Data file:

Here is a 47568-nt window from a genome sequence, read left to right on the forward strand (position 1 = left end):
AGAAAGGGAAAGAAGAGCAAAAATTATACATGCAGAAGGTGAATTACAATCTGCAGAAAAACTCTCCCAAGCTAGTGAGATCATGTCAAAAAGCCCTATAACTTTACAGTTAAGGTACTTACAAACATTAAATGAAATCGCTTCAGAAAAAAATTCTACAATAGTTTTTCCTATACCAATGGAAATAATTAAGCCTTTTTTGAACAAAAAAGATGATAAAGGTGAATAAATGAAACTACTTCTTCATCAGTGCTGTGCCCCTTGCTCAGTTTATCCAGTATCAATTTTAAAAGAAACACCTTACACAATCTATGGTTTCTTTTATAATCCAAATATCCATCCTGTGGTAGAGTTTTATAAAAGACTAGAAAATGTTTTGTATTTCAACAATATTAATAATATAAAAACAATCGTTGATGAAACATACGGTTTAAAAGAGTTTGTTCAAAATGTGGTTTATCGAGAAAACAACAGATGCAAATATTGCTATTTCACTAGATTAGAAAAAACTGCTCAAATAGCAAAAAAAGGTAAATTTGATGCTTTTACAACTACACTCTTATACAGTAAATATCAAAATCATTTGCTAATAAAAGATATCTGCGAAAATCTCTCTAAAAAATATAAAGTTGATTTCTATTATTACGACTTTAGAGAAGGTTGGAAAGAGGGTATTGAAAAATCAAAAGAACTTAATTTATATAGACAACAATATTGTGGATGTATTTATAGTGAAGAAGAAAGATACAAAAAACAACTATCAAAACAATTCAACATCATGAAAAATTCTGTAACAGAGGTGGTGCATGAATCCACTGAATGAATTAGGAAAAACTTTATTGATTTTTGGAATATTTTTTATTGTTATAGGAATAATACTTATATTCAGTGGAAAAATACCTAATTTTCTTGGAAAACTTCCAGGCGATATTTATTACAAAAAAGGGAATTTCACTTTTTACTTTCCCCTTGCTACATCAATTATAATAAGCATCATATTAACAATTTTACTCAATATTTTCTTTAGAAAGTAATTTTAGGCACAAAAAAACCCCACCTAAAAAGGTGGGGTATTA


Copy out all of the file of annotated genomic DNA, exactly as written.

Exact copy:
Here is a 47568-nt window from a genome sequence, read left to right on the forward strand (position 1 = left end):
AGAAAGGGAAAGAAGAGCAAAAATTATACATGCAGAAGGTGAATTACAATCTGCAGAAAAACTCTCCCAAGCTAGTGAGATCATGTCAAAAAGCCCTATAACTTTACAGTTAAGGTACTTACAAACATTAAATGAAATCGCTTCAGAAAAAAATTCTACAATAGTTTTTCCTATACCAATGGAAATAATTAAGCCTTTTTTGAACAAAAAAGATGATAAAGGTGAATAAATGAAACTACTTCTTCATCAGTGCTGTGCCCCTTGCTCAGTTTATCCAGTATCAATTTTAAAAGAAACACCTTACACAATCTATGGTTTCTTTTATAATCCAAATATCCATCCTGTGGTAGAGTTTTATAAAAGACTAGAAAATGTTTTGTATTTCAACAATATTAATAATATAAAAACAATCGTTGATGAAACATACGGTTTAAAAGAGTTTGTTCAAAATGTGGTTTATCGAGAAAACAACAGATGCAAATATTGCTATTTCACTAGATTAGAAAAAACTGCTCAAATAGCAAAAAAAGGTAAATTTGATGCTTTTACAACTACACTCTTATACAGTAAATATCAAAATCATTTGCTAATAAAAGATATCTGCGAAAATCTCTCTAAAAAATATAAAGTTGATTTCTATTATTACGACTTTAGAGAAGGTTGGAAAGAGGGTATTGAAAAATCAAAAGAACTTAATTTATATAGACAACAATATTGTGGATGTATTTATAGTGAAGAAGAAAGATACAAAAAACAACTATCAAAACAATTCAACATCATGAAAAATTCTGTAACAGAGGTGGTGCATGAATCCACTGAATGAATTAGGAAAAACTTTATTGATTTTTGGAATATTTTTTATTGTTATAGGAATAATACTTATATTCAGTGGAAAAATACCTAATTTTCTTGGAAAACTTCCAGGCGATATTTATTACAAAAAAGGGAATTTCACTTTTTACTTTCCCCTTGCTACATCAATTATAATAAGCATCATATTAACAATTTTACTCAATATTTTCTTTAGAAAGTAATTTTAGGCACAAAAAAACCCCACCTAAAAAGGTGGGGTATTA